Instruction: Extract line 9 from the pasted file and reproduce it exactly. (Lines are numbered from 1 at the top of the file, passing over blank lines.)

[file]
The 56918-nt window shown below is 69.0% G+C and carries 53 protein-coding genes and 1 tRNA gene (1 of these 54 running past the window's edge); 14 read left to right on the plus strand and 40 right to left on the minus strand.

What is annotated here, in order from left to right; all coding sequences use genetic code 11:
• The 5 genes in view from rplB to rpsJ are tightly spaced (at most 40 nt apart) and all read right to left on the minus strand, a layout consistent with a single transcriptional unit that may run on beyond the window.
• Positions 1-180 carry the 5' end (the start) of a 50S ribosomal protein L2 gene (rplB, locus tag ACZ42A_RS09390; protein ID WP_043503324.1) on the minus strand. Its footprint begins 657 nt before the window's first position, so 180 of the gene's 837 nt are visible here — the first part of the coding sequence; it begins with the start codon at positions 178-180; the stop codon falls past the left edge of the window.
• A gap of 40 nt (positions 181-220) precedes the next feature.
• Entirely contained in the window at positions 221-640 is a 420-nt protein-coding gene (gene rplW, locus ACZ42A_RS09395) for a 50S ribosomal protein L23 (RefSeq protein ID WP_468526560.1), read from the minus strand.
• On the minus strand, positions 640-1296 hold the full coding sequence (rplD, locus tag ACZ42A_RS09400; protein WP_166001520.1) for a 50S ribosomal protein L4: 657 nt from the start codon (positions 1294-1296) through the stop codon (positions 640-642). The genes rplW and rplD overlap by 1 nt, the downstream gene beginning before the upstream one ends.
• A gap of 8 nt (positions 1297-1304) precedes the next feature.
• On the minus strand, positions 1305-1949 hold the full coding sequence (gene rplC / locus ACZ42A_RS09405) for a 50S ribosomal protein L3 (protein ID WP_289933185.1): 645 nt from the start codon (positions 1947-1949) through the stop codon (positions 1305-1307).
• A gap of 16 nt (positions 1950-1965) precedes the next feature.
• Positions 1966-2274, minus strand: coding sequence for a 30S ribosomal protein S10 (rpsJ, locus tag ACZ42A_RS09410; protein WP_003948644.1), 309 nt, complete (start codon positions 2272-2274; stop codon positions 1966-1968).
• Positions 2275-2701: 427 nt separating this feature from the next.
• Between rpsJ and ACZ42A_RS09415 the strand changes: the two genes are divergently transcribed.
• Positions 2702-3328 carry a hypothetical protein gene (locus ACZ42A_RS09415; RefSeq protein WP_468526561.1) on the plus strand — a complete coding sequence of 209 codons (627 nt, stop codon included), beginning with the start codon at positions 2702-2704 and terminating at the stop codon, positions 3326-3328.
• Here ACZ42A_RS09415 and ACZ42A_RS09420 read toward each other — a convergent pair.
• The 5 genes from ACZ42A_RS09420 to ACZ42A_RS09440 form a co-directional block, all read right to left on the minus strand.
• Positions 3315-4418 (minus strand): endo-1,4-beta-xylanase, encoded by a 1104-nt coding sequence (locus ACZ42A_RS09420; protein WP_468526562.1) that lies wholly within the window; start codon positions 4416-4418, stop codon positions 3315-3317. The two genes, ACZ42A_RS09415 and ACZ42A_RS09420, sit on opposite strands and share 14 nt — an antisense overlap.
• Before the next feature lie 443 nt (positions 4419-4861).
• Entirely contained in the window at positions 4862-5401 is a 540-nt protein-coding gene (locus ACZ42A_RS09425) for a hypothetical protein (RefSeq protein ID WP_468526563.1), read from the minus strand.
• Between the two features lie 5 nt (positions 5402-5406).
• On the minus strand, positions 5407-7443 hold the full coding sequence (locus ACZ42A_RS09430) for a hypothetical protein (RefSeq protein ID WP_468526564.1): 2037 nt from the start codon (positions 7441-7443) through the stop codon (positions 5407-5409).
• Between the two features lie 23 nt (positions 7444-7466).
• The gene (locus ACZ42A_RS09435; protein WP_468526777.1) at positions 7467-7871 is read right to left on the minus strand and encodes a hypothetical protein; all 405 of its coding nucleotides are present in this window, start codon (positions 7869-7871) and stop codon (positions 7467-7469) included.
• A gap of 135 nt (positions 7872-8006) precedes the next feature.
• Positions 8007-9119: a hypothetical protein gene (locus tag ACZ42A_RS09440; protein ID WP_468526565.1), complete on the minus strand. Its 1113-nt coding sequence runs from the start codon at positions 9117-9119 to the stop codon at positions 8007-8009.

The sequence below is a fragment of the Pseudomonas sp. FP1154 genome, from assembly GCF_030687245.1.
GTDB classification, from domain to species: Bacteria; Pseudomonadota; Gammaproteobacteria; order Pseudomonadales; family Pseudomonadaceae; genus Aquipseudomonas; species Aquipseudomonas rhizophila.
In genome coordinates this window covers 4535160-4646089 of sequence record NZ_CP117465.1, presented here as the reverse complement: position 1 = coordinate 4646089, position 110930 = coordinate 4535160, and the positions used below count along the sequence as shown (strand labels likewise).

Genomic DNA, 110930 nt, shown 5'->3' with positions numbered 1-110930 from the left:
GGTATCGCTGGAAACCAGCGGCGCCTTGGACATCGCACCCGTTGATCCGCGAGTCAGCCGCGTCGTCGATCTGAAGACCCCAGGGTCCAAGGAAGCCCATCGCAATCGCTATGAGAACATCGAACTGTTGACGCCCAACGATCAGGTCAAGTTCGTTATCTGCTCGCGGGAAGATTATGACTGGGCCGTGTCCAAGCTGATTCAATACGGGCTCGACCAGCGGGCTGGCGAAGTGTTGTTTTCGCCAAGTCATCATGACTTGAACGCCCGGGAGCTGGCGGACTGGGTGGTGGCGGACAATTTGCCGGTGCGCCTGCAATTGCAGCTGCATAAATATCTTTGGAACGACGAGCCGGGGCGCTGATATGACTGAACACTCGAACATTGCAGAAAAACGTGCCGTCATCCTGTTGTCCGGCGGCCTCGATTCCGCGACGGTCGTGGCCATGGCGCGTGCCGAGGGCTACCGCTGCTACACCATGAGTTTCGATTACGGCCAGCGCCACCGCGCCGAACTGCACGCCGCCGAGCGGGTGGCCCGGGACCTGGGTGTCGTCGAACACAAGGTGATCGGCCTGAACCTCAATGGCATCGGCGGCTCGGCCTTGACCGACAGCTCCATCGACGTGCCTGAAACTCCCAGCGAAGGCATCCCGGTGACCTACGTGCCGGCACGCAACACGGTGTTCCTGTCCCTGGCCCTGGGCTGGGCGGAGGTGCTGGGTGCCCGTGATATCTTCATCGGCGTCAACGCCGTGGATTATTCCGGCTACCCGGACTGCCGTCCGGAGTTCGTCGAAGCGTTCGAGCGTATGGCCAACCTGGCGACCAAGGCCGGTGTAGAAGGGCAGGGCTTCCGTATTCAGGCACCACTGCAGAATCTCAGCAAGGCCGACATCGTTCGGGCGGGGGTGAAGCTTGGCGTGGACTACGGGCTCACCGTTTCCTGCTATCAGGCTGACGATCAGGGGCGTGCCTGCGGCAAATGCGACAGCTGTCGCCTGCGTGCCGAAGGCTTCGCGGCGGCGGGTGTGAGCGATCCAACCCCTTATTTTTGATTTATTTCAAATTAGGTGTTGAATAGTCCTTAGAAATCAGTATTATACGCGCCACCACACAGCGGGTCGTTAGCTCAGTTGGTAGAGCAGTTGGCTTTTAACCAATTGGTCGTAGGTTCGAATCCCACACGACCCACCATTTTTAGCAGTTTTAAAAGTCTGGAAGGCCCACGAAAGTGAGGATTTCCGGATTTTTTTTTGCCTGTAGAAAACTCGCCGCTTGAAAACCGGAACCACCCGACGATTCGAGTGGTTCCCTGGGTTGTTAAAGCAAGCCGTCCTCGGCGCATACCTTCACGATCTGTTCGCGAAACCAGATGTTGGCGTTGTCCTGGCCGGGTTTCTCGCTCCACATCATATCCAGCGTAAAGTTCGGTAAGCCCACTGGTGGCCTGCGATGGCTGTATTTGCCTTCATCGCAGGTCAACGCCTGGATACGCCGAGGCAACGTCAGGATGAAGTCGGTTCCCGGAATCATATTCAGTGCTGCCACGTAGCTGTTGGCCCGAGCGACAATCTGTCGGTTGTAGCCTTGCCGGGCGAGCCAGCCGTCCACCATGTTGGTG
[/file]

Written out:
• On the minus strand, positions 1305-1949 hold the full coding sequence (gene rplC / locus ACZ42A_RS09405) for a 50S ribosomal protein L3 (protein ID WP_289933185.1): 645 nt from the start codon (positions 1947-1949) through the stop codon (positions 1305-1307).